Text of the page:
Arts & Leisure Gardening

Have you heard about goatscaping?

ZORA, THE LEADER of the “goatscaping” herd hired to clear away brush in an eco-friendly way, digs into her job on a Middlebury property. Photo by Doreen Peterson

Zora, quiet, commanding, leader, with purple graced around her neck, motions the group she has charge of. A nod of the head indicating this is my area, you work that patch. Her group of five have purpose, happy to be guided, never ceasing in complete annihilation of vegetation. The quietest of munching. You wish your uncle Harry would eat so quietly at the Thanksgiving table.

Zora, a cashmere goat accompanied by her four goat workers, brings gentleness and peacefulness to the typically clamorous task of removing vines, shrubs and all else that resolve to grow where you envisioned a meticulously maintained lawn.

THREE GOAT MEMBERS of the Soil Rich crew check out the watering tub inside the cordoned off area they are designated to devour. Photo by Doreen Peterson

This morning the trailer containing Zora, Tulip, Strawberry, Biscuit and Garnet arrived at our neighbor’s yard. Oh so silently they were led to the pen that had been set up the night before. Yellow-checkered mesh, holding a small electric charge outlines the vegetation area that will be cleared by the goats. A large watering tub lies on one side of the pen, assuring great hydration throughout the day.

The task does not need to be explained, or broken down into smaller tasks; the workers do not need encouragement. Simplicity, enjoyment, this is what the goats do best — EAT! And eat they did.

They quickly developed their own strategies. Tunneling, obviously a favorite, began the day, that is, until the littlest one could no longer see her friends and began a soft bleat. It increased in volume until one of the other goats found it to be important or annoying enough to respond. The chorus continued until the young goat again laid eyes on her friend. But the drama did not end there. Zora, cherishes and demands the tranquility of her work, and quickly responds to such a ruckus, (barely above a whisper to my ears) assuring the youngest will make more of an effort to keep close to her companions in future eating endeavors.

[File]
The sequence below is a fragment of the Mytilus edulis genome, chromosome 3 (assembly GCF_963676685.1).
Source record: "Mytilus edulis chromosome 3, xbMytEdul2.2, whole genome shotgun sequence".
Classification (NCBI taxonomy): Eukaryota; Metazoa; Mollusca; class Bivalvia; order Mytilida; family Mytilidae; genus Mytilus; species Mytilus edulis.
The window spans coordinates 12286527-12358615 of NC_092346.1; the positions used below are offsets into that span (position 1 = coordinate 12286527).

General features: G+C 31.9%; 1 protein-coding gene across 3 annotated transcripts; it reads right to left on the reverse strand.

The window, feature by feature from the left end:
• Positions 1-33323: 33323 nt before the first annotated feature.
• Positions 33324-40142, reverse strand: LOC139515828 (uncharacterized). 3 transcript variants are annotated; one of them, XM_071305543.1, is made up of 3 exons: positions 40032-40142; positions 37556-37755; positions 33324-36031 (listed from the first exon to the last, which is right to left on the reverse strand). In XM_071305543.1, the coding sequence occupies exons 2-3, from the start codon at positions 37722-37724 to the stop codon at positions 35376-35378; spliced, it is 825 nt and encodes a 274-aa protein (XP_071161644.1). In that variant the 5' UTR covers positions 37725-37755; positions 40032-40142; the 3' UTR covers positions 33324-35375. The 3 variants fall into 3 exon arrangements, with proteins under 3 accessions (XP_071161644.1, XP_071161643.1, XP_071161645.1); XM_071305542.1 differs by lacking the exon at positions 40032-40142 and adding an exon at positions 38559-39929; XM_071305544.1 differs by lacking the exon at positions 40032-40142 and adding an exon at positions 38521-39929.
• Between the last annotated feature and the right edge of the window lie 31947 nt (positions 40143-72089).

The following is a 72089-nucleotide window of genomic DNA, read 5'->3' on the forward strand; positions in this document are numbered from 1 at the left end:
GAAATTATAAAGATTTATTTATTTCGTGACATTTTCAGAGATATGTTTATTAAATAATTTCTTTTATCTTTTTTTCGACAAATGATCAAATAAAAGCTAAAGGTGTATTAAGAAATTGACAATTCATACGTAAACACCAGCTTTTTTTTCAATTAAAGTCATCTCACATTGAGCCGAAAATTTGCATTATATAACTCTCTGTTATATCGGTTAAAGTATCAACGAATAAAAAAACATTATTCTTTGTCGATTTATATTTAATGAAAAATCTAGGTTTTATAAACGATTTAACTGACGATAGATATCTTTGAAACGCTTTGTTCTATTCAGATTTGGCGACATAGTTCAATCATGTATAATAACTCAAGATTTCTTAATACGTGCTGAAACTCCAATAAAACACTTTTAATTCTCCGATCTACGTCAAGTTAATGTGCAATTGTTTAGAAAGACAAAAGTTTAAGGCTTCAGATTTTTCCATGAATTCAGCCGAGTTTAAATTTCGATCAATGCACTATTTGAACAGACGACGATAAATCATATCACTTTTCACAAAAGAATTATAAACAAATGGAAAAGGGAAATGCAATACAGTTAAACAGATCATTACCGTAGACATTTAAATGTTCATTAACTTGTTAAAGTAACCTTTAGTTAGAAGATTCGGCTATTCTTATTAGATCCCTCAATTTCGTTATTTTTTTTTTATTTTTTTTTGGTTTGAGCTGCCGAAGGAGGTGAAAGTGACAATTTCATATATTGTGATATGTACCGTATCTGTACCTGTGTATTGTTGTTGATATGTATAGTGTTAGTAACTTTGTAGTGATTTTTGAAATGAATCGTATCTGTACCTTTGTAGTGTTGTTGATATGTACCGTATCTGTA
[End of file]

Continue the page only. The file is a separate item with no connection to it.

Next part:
The expansive eating continues all morning, taking a small break, only after hours of munching, laying down, for the briefest of breaks, only to rise and continue eating. What manager would not love workers with such conviction in their tasks? They are impressive, in beautiful shape, not fat, so one needs to ask, how do they do it?

Alex McCarthy and Bridget Gosselin, are offering “goatscaping” through the company they created, Soil Rich LLC (soilrichvt.com), located in Middlebury. They bring their goats to clear difficult areas of your property in an eco-friendly process. And for some homeowners the huge bonus is the visit of goats onto their property.

When asked, Alex and Bridget will describe each goat’s personality and the social structure of the group they brought. They are happy to share the over abundance of knowledge of their goats, and all the wonderful adventures they are having with raising and nurturing them. The welfare of the goats is their primary concern. They watch closely as the goats manage the work, making sure they are safe, that there are no obstacles that will be difficult for them. Several times, Alex or Bridget would hop into the fenced area to assist in making the goats area more manageable.

They are finding this community extremely welcoming to their new business and they say their bookings are showing that goatscaping is filling a need in this area of Vermont.

Few moments in life bring together all that is good, all that is gentle, working toward the same goal, clearing land, providing food, quietness, harmony between goats and humans. It was a morning of meditation watching Zora and her accomplices working. What joy the goats have brought to our community.

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